For me, a happy ending eventually ensued – the other company was able to buy flat panel displays from Korea, have them ruggedised, add their own backlighting, and sell complete modules. The modules did exactly what we wanted – perhaps being around during the OIS disaster and having a big influence on their product specification and development helped!

This quote from Dr Zvi Yaniv, the founder and former CEO of OIS, before he was ousted in one of the changes of ownership, is still pertinent to any technology company:

The failure of OISí management is due to the fact that they didnít understand the business, didnít understand the technology, didnít understand the people and didnít listen to any external advice. I am very sorry to see my creation being destroyed by incompetence.

Mr Paperclip we hate you

Found this by accident.

I don’t know anybody who likes the Microsoft painful pop-up paperclip that wants to help me. Even my 12 year old son can’t stand it.

This little video clip sums up my reaction very well. *Not safe for work – uses the F word*

Mr Clippy and his pals are really good examples of software that tries to be too clever and gets in the way. We need help systems that let us solve a problem, when we have a problem, and only when we have the problem. Gratuitously popping up and disrupting us is just plain rude.


George Orwell had the year wrong but the principle right.

Lets compare just a few of the ideas of “1984″ with Bush 2’s “War on Terror”, as waged with his gleeful hangers-on, Messrs Blair and Howard.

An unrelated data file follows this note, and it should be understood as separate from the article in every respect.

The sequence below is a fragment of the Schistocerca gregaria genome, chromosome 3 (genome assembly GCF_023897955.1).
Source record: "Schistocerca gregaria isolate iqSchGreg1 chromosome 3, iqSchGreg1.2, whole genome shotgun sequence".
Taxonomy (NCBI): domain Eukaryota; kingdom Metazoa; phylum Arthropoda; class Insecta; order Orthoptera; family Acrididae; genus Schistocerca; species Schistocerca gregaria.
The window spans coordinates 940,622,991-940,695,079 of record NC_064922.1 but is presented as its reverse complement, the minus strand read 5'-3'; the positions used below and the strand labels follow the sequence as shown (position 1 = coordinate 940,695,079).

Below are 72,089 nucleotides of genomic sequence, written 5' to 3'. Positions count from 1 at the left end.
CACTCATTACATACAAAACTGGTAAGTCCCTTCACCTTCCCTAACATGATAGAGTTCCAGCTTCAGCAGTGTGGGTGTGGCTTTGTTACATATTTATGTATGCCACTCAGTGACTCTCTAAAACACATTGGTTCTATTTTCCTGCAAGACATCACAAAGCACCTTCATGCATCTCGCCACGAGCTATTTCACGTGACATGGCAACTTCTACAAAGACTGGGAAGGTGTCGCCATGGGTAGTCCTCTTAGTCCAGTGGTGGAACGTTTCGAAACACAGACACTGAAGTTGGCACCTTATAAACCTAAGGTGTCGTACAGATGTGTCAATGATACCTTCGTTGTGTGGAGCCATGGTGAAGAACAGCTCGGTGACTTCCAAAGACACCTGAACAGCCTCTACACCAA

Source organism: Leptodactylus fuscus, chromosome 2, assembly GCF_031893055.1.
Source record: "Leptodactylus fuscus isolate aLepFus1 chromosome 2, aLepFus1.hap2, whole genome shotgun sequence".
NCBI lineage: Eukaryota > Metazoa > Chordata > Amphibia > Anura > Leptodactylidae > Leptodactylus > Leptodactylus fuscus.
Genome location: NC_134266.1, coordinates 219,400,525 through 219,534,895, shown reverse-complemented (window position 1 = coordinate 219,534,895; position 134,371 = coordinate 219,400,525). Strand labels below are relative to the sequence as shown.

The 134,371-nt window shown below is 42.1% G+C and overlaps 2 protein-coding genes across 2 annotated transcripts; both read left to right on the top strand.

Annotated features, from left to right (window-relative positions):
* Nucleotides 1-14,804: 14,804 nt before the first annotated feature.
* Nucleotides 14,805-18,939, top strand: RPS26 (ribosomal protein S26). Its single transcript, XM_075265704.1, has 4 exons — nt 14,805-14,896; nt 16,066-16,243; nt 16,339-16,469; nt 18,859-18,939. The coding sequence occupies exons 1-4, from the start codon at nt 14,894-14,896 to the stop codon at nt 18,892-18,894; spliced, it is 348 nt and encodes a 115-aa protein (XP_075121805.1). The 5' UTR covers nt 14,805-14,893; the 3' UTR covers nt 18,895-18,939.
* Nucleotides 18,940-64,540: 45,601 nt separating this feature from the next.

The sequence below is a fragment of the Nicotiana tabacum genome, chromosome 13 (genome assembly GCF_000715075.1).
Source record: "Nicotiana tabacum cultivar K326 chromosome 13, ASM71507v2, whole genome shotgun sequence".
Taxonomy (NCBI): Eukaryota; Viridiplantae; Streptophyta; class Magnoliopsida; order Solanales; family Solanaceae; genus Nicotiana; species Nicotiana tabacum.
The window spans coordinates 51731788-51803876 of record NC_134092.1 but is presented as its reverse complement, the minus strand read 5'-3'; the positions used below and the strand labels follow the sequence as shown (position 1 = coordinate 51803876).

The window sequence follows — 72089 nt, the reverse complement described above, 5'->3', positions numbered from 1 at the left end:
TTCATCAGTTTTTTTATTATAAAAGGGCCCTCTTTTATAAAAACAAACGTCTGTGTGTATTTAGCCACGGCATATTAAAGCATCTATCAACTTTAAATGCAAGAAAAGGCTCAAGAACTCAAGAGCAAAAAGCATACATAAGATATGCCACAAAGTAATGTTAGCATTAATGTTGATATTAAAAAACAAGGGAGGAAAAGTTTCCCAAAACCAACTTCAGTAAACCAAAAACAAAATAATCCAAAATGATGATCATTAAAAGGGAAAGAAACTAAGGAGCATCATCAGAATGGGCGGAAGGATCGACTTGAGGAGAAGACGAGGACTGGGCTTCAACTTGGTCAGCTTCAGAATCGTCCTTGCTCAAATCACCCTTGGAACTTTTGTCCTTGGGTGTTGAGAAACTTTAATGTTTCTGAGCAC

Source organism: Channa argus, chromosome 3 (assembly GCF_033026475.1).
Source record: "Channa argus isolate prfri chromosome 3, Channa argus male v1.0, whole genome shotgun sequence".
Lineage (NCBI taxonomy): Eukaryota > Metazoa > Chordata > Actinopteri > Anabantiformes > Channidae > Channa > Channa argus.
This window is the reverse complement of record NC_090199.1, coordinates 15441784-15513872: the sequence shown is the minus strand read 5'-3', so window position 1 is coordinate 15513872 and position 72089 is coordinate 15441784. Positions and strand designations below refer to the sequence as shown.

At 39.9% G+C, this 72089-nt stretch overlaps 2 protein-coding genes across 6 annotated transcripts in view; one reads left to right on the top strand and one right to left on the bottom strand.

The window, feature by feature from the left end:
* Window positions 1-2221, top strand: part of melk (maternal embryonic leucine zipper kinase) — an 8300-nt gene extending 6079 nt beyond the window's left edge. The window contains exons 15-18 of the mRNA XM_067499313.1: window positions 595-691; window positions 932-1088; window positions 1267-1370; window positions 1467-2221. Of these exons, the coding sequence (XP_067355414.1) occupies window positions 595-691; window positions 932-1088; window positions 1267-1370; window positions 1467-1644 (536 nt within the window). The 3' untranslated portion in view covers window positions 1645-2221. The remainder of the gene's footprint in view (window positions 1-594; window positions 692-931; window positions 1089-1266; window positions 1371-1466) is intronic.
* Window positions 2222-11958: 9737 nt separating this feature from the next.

“1984″ had an ongoing undercurrent of a continuous war being fought on some far-off border, where the newspapers continually published the great victories. The war was an excuse for all sorts of controls of the population.

Further, the war had been going so long that nobody knew who the enemy was, or even why they were supposed to be fighting. Winston Smith, the main character, had a few suspicions that the war may not actually exist – except as a publicity stunt by the government to rally the masses and keep going a never-ending sense of crisis.

Compare that with 2006. Bush 2, (aka The Shrub) has a “War on Terror”. There is no country or government that has been defined as the enemy. Because there is no way of knowing who the enemy is, there is no way of knowing if or when the “war” is won.

The “war” is used as an ongoing excuse for removing freedoms from citizens in the USA, UK and to a lesser extent Australia. In Australia it has led to proposals to introduce mandatory identity cards (like that will REALLY prevent some nutter from blowing up a bus!!!). In the USA it leads to the fingerprinting of foreign arrivals, and crazy things like no-fly lists – with large numbers of innocent peoples’ names on.

These measures, introduced in the name of “The War on Terror” are nothing more than measures to control and monitor either the population, or the evil untrustworthy foreigners. As Bruce Schneier points out, over and over again, in his monthly email “crypto-gram“, these things are nothing more than very expensive security theatre. They cost a lot of money, and MIGHT increase the feeling of security for some, but they achieve nothing practical at all.